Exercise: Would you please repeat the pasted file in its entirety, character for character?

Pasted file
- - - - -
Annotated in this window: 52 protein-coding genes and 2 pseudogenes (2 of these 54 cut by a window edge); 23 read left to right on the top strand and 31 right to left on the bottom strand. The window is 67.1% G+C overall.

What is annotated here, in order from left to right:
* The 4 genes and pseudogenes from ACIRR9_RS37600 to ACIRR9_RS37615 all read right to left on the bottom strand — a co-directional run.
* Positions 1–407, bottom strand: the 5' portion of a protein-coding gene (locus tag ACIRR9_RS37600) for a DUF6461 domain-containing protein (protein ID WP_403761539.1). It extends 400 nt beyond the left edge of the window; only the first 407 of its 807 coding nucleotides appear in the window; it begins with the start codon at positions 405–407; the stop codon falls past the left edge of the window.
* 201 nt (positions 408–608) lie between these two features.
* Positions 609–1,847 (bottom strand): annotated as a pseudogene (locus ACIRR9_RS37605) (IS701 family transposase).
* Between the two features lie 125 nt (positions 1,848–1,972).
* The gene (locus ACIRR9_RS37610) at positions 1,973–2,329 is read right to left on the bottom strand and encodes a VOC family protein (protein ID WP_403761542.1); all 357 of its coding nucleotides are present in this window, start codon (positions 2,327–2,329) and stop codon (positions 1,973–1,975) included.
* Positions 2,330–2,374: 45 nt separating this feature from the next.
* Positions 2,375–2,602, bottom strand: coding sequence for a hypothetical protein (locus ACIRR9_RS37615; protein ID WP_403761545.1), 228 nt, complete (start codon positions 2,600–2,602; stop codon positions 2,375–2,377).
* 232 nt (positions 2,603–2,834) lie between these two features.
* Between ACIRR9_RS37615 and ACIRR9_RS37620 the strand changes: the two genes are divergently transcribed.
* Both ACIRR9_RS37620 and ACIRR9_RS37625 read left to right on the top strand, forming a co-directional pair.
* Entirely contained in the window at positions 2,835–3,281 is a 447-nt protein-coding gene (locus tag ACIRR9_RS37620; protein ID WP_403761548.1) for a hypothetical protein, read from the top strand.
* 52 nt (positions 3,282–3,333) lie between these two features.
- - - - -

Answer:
Annotated in this window: 52 protein-coding genes and 2 pseudogenes (2 of these 54 cut by a window edge); 23 read left to right on the top strand and 31 right to left on the bottom strand. The window is 67.1% G+C overall.

What is annotated here, in order from left to right:
* The 4 genes and pseudogenes from ACIRR9_RS37600 to ACIRR9_RS37615 all read right to left on the bottom strand — a co-directional run.
* Positions 1–407, bottom strand: the 5' portion of a protein-coding gene (locus tag ACIRR9_RS37600) for a DUF6461 domain-containing protein (protein ID WP_403761539.1). It extends 400 nt beyond the left edge of the window; only the first 407 of its 807 coding nucleotides appear in the window; it begins with the start codon at positions 405–407; the stop codon falls past the left edge of the window.
* 201 nt (positions 408–608) lie between these two features.
* Positions 609–1,847 (bottom strand): annotated as a pseudogene (locus ACIRR9_RS37605) (IS701 family transposase).
* Between the two features lie 125 nt (positions 1,848–1,972).
* The gene (locus ACIRR9_RS37610) at positions 1,973–2,329 is read right to left on the bottom strand and encodes a VOC family protein (protein ID WP_403761542.1); all 357 of its coding nucleotides are present in this window, start codon (positions 2,327–2,329) and stop codon (positions 1,973–1,975) included.
* Positions 2,330–2,374: 45 nt separating this feature from the next.
* Positions 2,375–2,602, bottom strand: coding sequence for a hypothetical protein (locus ACIRR9_RS37615; protein ID WP_403761545.1), 228 nt, complete (start codon positions 2,600–2,602; stop codon positions 2,375–2,377).
* 232 nt (positions 2,603–2,834) lie between these two features.
* Between ACIRR9_RS37615 and ACIRR9_RS37620 the strand changes: the two genes are divergently transcribed.
* Both ACIRR9_RS37620 and ACIRR9_RS37625 read left to right on the top strand, forming a co-directional pair.
* Entirely contained in the window at positions 2,835–3,281 is a 447-nt protein-coding gene (locus tag ACIRR9_RS37620; protein ID WP_403761548.1) for a hypothetical protein, read from the top strand.
* 52 nt (positions 3,282–3,333) lie between these two features.